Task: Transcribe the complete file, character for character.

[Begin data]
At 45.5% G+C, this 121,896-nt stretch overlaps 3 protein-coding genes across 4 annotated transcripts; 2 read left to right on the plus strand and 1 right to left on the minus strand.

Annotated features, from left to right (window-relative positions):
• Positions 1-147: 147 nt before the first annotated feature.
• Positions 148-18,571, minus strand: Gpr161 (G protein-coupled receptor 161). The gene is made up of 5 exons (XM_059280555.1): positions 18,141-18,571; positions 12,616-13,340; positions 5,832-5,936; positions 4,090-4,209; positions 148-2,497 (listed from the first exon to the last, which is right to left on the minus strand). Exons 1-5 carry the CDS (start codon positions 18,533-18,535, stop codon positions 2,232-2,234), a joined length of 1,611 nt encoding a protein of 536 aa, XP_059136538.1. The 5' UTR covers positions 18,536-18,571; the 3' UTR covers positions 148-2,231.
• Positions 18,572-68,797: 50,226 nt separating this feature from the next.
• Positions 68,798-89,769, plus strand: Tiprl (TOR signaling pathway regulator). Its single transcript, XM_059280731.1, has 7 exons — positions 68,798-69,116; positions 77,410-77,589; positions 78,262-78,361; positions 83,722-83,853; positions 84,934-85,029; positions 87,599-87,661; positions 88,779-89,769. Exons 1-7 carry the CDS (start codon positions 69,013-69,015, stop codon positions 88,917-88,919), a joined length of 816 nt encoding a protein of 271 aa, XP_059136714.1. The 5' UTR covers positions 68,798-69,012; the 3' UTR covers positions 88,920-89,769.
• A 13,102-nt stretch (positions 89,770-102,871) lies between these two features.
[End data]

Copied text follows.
At 45.5% G+C, this 121,896-nt stretch overlaps 3 protein-coding genes across 4 annotated transcripts; 2 read left to right on the plus strand and 1 right to left on the minus strand.

Annotated features, from left to right (window-relative positions):
• Positions 1-147: 147 nt before the first annotated feature.
• Positions 148-18,571, minus strand: Gpr161 (G protein-coupled receptor 161). The gene is made up of 5 exons (XM_059280555.1): positions 18,141-18,571; positions 12,616-13,340; positions 5,832-5,936; positions 4,090-4,209; positions 148-2,497 (listed from the first exon to the last, which is right to left on the minus strand). Exons 1-5 carry the CDS (start codon positions 18,533-18,535, stop codon positions 2,232-2,234), a joined length of 1,611 nt encoding a protein of 536 aa, XP_059136538.1. The 5' UTR covers positions 18,536-18,571; the 3' UTR covers positions 148-2,231.
• Positions 18,572-68,797: 50,226 nt separating this feature from the next.
• Positions 68,798-89,769, plus strand: Tiprl (TOR signaling pathway regulator). Its single transcript, XM_059280731.1, has 7 exons — positions 68,798-69,116; positions 77,410-77,589; positions 78,262-78,361; positions 83,722-83,853; positions 84,934-85,029; positions 87,599-87,661; positions 88,779-89,769. Exons 1-7 carry the CDS (start codon positions 69,013-69,015, stop codon positions 88,917-88,919), a joined length of 816 nt encoding a protein of 271 aa, XP_059136714.1. The 5' UTR covers positions 68,798-69,012; the 3' UTR covers positions 88,920-89,769.
• A 13,102-nt stretch (positions 89,770-102,871) lies between these two features.